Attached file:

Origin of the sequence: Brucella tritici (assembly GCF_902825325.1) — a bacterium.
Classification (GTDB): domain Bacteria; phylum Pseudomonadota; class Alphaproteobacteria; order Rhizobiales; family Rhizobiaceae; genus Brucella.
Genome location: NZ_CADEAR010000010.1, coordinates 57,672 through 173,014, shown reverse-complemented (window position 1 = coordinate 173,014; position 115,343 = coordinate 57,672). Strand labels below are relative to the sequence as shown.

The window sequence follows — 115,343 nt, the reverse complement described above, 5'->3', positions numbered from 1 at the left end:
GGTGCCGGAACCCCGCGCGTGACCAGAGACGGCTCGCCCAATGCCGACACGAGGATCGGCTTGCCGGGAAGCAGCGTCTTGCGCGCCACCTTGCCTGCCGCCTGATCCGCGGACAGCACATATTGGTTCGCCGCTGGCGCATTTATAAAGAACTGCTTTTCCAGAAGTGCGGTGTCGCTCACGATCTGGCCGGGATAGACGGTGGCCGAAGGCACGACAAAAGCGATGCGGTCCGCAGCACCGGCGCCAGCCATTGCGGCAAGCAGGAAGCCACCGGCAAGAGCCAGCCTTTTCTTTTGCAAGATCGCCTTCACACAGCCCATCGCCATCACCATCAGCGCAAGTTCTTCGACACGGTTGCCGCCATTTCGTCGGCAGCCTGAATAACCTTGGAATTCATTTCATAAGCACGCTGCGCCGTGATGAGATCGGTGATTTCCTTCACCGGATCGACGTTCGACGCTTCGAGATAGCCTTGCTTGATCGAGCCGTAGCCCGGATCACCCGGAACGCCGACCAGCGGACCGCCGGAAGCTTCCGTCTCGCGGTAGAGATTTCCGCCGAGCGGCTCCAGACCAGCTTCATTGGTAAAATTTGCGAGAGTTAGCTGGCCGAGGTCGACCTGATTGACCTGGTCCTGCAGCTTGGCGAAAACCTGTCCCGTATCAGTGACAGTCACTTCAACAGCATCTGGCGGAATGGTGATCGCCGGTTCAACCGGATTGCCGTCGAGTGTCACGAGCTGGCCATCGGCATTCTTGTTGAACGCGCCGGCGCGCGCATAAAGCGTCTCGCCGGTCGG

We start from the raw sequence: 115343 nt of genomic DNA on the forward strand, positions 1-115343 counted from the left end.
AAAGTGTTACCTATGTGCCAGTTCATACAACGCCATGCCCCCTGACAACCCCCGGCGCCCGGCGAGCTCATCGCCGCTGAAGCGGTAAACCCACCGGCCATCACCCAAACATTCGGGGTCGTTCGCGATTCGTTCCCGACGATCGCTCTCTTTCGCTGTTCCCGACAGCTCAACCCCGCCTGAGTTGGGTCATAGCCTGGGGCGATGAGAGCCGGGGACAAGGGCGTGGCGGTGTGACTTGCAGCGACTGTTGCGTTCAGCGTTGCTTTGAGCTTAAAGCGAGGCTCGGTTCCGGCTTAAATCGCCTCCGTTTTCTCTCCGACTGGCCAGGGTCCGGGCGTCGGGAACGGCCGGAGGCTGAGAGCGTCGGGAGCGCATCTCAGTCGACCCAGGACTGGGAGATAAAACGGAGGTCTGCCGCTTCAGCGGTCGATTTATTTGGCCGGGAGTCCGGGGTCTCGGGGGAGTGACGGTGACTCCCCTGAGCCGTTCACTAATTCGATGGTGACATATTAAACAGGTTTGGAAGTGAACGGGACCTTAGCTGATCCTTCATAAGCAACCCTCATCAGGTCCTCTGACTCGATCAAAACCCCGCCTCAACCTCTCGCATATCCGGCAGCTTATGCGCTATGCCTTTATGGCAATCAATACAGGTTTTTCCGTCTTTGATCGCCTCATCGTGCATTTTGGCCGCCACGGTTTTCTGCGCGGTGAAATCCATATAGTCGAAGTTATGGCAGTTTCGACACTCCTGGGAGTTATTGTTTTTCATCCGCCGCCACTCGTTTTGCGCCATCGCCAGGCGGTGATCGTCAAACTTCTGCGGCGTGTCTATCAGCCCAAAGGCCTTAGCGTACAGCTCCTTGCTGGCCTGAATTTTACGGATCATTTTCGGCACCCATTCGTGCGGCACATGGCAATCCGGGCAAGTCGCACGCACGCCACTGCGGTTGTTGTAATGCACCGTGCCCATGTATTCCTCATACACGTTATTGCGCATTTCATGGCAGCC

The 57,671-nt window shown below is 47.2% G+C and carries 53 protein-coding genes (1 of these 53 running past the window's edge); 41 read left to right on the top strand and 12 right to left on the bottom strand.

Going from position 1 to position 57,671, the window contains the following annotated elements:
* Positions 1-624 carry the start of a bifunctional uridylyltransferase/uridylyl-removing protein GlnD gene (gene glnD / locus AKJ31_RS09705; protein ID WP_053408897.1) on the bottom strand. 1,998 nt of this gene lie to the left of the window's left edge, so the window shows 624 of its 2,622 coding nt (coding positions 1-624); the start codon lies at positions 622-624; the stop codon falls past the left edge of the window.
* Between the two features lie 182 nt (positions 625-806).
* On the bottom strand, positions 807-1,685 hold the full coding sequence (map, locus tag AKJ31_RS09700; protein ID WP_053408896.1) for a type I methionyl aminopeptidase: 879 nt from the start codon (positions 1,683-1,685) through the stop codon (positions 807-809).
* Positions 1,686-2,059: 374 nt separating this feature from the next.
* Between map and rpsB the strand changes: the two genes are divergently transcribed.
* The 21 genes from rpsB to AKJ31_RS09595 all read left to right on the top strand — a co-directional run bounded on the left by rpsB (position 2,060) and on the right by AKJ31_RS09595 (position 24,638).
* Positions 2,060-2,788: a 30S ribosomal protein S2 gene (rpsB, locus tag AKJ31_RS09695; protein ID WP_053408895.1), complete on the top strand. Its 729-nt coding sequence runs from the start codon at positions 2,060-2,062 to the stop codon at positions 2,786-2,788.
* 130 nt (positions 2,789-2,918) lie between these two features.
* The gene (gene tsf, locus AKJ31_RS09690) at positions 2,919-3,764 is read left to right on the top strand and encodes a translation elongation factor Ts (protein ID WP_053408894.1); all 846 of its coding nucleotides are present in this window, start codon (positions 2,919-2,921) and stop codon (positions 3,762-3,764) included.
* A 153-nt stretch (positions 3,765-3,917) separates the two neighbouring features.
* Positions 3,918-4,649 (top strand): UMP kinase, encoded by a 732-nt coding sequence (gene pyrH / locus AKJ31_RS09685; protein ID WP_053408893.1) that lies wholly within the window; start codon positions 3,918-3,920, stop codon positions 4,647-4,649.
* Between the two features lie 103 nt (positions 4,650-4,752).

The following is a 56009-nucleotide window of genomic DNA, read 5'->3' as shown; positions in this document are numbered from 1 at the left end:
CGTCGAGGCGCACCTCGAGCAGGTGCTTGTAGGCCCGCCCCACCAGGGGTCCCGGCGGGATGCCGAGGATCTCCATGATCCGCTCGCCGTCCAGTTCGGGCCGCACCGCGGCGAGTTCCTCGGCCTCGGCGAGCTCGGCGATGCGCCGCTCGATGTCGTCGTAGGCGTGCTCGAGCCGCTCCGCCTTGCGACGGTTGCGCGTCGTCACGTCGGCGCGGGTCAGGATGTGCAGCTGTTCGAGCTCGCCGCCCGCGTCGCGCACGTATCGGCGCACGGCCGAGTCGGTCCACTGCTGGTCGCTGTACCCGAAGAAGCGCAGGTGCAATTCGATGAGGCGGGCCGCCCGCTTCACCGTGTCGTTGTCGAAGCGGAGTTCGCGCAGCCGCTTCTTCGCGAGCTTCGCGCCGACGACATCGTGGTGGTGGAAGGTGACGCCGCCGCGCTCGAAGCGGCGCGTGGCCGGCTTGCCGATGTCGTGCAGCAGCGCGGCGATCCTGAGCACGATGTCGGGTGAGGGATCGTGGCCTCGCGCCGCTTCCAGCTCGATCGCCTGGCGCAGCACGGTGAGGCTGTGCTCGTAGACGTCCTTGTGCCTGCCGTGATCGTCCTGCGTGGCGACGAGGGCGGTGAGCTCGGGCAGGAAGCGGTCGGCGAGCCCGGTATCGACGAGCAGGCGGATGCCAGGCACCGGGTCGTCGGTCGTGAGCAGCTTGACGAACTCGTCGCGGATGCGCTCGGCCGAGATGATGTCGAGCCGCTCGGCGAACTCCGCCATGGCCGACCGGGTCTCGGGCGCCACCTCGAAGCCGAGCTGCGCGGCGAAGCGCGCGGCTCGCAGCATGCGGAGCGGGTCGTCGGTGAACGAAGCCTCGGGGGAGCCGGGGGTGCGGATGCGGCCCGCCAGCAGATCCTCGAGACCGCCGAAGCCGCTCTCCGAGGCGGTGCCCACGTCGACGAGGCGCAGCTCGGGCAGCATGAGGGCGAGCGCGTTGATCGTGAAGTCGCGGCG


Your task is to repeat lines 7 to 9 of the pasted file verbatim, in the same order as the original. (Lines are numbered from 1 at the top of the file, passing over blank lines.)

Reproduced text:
AAAGTGTTACCTATGTGCCAGTTCATACAACGCCATGCCCCCTGACAACCCCCGGCGCCCGGCGAGCTCATCGCCGCTGAAGCGGTAAACCCACCGGCCATCACCCAAACATTCGGGGTCGTTCGCGATTCGTTCCCGACGATCGCTCTCTTTCGCTGTTCCCGACAGCTCAACCCCGCCTGAGTTGGGTCATAGCCTGGGGCGATGAGAGCCGGGGACAAGGGCGTGGCGGTGTGACTTGCAGCGACTGTTGCGTTCAGCGTTGCTTTGAGCTTAAAGCGAGGCTCGGTTCCGGCTTAAATCGCCTCCGTTTTCTCTCCGACTGGCCAGGGTCCGGGCGTCGGGAACGGCCGGAGGCTGAGAGCGTCGGGAGCGCATCTCAGTCGACCCAGGACTGGGAGATAAAACGGAGGTCTGCCGCTTCAGCGGTCGATTTATTTGGCCGGGAGTCCGGGGTCTCGGGGGAGTGACGGTGACTCCCCTGAGCCGTTCACTAATTCGATGGTGACATATTAAACAGGTTTGGAAGTGAACGGGACCTTAGCTGATCCTTCATAAGCAACCCTCATCAGGTCCTCTGACTCGATCAAAACCCCGCCTCAACCTCTCGCATATCCGGCAGCTTATGCGCTATGCCTTTATGGCAATCAATACAGGTTTTTCCGTCTTTGATCGCCTCATCGTGCATTTTGGCCGCCACGGTTTTCTGCGCGGTGAAATCCATATAGTCGAAGTTATGGCAGTTTCGACACTCCTGGGAGTTATTGTTTTTCATCCGCCGCCACTCGTTTTGCGCCATCGCCAGGCGGTGATCGTCAAACTTCTGCGGCGTGTCTATCAGCCCAAAGGCCTTAGCGTACAGCTCCTTGCTGGCCTGAATTTTACGGATCATTTTCGGCACCCATTCGTGCGGCACATGGCAATCCGGGCAAGTCGCACGCACGCCACTGCGGTTGTTGTAATGCACCGTGCCCATGTATTCCTCATACACGTTATTGCGCATTTCATGGCAGCC

The 57,671-nt window shown below is 47.2% G+C and carries 53 protein-coding genes (1 of these 53 running past the window's edge); 41 read left to right on the top strand and 12 right to left on the bottom strand.

Going from position 1 to position 57,671, the window contains the following annotated elements: